Perhaps I'm mistaken, but it seems to me that the critics who scoff at Spy Game are the same people that take every opportunity afforded them to rant about the director's eclectic aesthetics. While I'm certainly no Scott apologist (as evidenced by my reviews of Domino and True Romance) -- and while the phenomenally-powerful Man on Fire still stands in my mind as his finest, most impeccable film to date -- Spy Game is nevertheless a strong entry in an enthralling filmmaker's uneven canon. Ignore everything you've heard and give it a shot... you just might like what you find.
Spy Game Blu-ray, Video Quality
Unfortunately, it appears that Universal has simply repurposed the same problematic 1080p/VC-1 transfer that appeared on the 2006 HD DVD edition of Spy Game (itself a port of an old, troubled transfer minted for the 2002 Collector's Edition DVD). It's a cinch to overlook the fallout of Scott's directorial choices -- inconsistent grain fields, crushed blacks, rampant noise, and occasionally overblown contrast levels -- but there are too many technical issues on hand to excuse the quality of the image altogether. Mild digital scrubbing has reduced the film's intrusive grain, but stripped objects of their finest textures. Likewise, artificial sharpening has been used to refine many of Scott's soft shots, but it occasionally produces garish, unnatural close-ups and hazy long shots haunted by thick edge halos. Furthermore, a general softness prevails in some sequences that could probably be resolved if the studio started from scratch with the original print. Add to that the series of minor scratches, nicks, and flecks that litter the picture and you have a transfer that requires a conscious effort to enjoy.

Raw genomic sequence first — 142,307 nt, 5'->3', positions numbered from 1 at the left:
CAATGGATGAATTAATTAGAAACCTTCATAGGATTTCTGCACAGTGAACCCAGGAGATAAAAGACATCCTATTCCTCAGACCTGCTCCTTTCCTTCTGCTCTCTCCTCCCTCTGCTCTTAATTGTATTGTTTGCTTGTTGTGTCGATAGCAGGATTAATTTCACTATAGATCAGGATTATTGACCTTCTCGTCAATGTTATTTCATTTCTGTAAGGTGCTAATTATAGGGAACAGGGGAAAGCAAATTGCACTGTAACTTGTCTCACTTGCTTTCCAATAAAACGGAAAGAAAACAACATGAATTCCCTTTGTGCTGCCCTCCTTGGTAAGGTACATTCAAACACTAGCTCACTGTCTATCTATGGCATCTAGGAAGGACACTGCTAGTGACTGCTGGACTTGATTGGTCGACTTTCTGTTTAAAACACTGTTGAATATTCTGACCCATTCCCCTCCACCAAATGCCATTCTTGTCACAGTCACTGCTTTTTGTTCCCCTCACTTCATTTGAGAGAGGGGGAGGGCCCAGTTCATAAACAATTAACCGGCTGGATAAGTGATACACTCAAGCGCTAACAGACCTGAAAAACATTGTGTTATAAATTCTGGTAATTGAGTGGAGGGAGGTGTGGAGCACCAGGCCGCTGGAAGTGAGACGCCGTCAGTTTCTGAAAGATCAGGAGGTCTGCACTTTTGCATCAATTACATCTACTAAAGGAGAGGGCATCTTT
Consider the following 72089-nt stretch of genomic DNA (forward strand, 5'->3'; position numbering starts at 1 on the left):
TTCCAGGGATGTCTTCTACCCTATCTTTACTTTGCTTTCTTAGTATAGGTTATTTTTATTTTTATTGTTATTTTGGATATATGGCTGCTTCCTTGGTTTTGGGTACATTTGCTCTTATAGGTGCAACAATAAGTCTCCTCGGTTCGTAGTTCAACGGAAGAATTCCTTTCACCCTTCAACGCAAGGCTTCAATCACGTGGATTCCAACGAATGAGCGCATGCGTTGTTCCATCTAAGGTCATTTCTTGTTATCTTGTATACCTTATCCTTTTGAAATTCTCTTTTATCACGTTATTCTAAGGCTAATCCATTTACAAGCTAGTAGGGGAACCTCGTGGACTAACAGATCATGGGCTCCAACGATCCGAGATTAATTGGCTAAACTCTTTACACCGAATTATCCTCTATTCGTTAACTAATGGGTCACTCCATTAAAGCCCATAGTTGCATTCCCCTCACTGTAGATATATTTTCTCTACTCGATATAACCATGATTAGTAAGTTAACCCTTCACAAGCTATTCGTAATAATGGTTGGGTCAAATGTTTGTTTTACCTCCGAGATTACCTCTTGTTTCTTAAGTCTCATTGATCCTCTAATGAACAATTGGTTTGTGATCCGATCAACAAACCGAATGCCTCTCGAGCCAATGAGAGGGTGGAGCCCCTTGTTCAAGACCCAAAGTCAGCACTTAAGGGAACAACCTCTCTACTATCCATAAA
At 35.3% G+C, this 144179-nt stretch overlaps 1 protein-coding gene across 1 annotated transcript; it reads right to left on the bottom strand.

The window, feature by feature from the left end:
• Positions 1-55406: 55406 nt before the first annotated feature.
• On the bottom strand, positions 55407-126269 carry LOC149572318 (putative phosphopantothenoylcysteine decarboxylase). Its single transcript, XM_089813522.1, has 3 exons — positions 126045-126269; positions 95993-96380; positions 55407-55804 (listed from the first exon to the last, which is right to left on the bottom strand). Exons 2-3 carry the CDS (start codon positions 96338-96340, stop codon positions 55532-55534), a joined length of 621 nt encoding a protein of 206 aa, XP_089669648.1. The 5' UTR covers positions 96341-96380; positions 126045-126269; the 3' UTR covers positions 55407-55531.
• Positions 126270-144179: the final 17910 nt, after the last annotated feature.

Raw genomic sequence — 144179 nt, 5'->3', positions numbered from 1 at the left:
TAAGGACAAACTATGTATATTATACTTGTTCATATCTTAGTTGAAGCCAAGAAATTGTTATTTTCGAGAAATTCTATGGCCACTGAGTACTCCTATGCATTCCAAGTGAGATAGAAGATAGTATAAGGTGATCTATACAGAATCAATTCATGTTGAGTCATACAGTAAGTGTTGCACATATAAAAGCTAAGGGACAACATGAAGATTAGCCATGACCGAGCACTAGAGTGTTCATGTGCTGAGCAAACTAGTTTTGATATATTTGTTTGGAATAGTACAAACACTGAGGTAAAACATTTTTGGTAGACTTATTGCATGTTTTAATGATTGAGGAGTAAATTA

To its credit, the image boasts a strong palette, healthy skintones, and attractive, unwavering contrast. Blacks are also incredibly inky, depth is convincing, and overall clarity is passable in most scenes. In the end, Spy Game's Blu-ray transfer spits out an average high definition presentation. However, the film would have been better served had the studio started from scratch with a fresh restoration.
Spy Game Blu-ray, Audio Quality
Spy Game features an at-times rousing DTS-HD Master Audio 5.1 surround track that wrangles Scott's shifting style and non-linear storytelling with cool efficiency. While a few lines sound a tad muffled in the mix, dialogue is generally crisp and well-prioritized (regardless of whether it's being whispered in a hushed conference room or shouted over the roar of a gunfight). Rear speaker support is impressive as well: distant conversations, shuffling paperwork, and creaking chairs pepper a glass room with natural ambience, while the hum of car engines and the chatter of nearby crowds grant Berlin streets and Lebanese cityscapes a sense of authenticity. Precise directionality enhances the soundfield, slick pans create smooth channel transitions, and reliable low-end tones bless explosions and car chases with weight and presence. A trio of earthy thooms were weaker than I expected, but each instance struck me as an individual mishap in the original sound design rather than a technical deficiency in the lossless track. Ultimately, even though a complete overhaul might have ironed out a few minor kinks, Spy Game's lossless debut sounds great.
Spy Game Blu-ray, Special Features and Extras
Arriving with the same solid, standard definition supplemental package as its DVD and HD DVD counterparts, the Blu-ray edition of Spy Game includes a decent (albeit dated) collection of special features that offer a relatively revealing glimpse into the production.
Spy Game Blu-ray, Overall Score and Recommendation
I can't wrap my head around all the mediocre reviews Spy Game has received over the years: its brisk pacing, engrossing performances, and clever twists and turns make it one of the more engaging CIA thrillers in recent memory. While its first Blu-ray incarnation is unequivocally hit-or-miss -- a problematic video transfer and a dated batch of supplements pull the release down -- an overall boost in quality (compared to the DVD) and the inclusion of a noteworthy DTS-HD Master Audio track redeems the disc quite a bit. All things considered, you shouldn't shrug off Spy Game based on what you've heard about the film, what you think of Scott, or the fact that the transfer is a recycled dud... this affordable release is still worth your consideration.
Spy Game: Other Editions